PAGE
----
2.56611626, 3.6482284 , 3.95866785, 3.12787716, 2.14485724,
         2.17982775, 3.19115863, 3.97492791, 3.59811053, 2.50928245,
         2.00462089, 2.68489178, 3.740278  , 3.91441262, 3.        ])},
 'y': {'y': array([-0.5       , -0.41666667, -0.33333333, ...,  1.33333333,
          1.41666667,  1.5       ]),
  'x': array([-4., -4., -4., ...,  5.,  5.,  5.]),
  't': array([-500.        , -416.66666667, -333.33333333, ..., 1333.33333333,
         1416.66666667, 1500.        ])},
 'y2': {'y2': array([ 0.5       ,  0.41666667,  0.33333333, ..., -1.33333333,
         -1.41666667, -1.5       ]),
  'x': array([-4., -4., -4., ...,  5.,  5.,  5.]),
  't': array([-500.        , -416.66666667, -333.33333333, ..., 1333.33333333,
         1416.66666667, 1500.        ])}}

Avoid excessive calls to loading data

Note that this call actually reads the data of the DataSet and in case of a DataSet with a lot of data can take noticable amount of time. Hence, it is recommended to limit the number of times the same data gets loaded in order to speed up the user’s code.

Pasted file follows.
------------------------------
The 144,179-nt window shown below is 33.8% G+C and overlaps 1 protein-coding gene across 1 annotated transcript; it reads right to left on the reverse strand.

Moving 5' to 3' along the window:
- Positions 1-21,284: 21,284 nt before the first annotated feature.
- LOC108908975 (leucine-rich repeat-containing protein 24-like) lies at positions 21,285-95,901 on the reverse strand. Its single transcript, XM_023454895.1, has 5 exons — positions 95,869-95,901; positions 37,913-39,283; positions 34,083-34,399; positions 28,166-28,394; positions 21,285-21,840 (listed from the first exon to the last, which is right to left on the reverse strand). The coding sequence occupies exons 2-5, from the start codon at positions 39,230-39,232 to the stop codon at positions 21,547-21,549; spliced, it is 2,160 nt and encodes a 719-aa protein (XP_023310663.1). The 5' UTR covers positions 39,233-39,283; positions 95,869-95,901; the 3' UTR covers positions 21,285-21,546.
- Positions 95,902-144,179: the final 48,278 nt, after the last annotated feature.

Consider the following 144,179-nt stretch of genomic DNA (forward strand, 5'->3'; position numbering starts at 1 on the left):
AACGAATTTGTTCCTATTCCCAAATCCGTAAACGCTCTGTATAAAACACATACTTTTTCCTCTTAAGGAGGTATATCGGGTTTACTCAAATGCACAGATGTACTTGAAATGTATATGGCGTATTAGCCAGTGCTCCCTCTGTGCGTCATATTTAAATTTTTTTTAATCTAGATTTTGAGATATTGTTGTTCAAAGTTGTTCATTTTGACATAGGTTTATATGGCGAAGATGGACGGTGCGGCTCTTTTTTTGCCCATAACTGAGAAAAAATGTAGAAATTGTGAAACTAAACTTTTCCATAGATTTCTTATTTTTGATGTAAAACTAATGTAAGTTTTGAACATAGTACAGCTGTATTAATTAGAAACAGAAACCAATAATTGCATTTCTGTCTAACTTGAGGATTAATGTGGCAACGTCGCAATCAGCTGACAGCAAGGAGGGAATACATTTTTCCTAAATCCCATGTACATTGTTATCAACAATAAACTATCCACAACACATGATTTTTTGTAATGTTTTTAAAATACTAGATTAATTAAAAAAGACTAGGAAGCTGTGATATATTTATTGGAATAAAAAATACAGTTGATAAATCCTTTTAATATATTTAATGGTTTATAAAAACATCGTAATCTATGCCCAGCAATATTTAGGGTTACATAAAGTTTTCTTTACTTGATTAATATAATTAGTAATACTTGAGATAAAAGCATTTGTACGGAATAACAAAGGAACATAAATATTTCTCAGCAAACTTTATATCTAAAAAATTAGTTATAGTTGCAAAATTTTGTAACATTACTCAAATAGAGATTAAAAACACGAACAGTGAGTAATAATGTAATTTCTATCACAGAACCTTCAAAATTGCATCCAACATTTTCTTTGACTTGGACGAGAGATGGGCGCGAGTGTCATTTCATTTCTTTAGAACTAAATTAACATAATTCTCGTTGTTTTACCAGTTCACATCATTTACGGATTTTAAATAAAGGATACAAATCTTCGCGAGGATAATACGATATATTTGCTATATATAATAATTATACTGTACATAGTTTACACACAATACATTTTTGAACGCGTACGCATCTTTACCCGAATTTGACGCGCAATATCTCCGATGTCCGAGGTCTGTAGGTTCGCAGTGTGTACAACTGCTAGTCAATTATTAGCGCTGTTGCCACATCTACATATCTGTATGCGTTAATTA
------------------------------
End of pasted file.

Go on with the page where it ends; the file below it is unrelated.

Loading data of selected parameters

Sometimes data only for a particular parameter or parameters needs to be loaded. For example, let’s assume that after inspecting the InterDependencies_ object from dataset.description.interdeps, we concluded that we want to load data of the q parameter and the y2 parameter. In order to do that, we just pass the names of these parameters, or their ParamSpecBases to get_parameter_data call:

[27]:
q_param_spec = list(interdeps.standalones)[0]
q_param_spec
[27]:
ParamSpecBase('q', 'numeric', 'Qredibility', '$')
[28]:
y2_param_spec = interdeps.non_dependencies[-1]
y2_param_spec
[28]:
ParamSpecBase('y2', 'numeric', 'Current', 'A')
[29]:
dataset.get_parameter_data(q_param_spec, y2_param_spec)
[29]:
{'q': {'q': array([3.        , 2.08558738, 2.259722  , 3.31510822, 3.99537911,
         3.49071755, 2.40188947, 2.02507209, 2.80884137, 3.82017225,
         3.85514276, 2.87212284, 2.04133215, 2.3517716 , 3.43388374,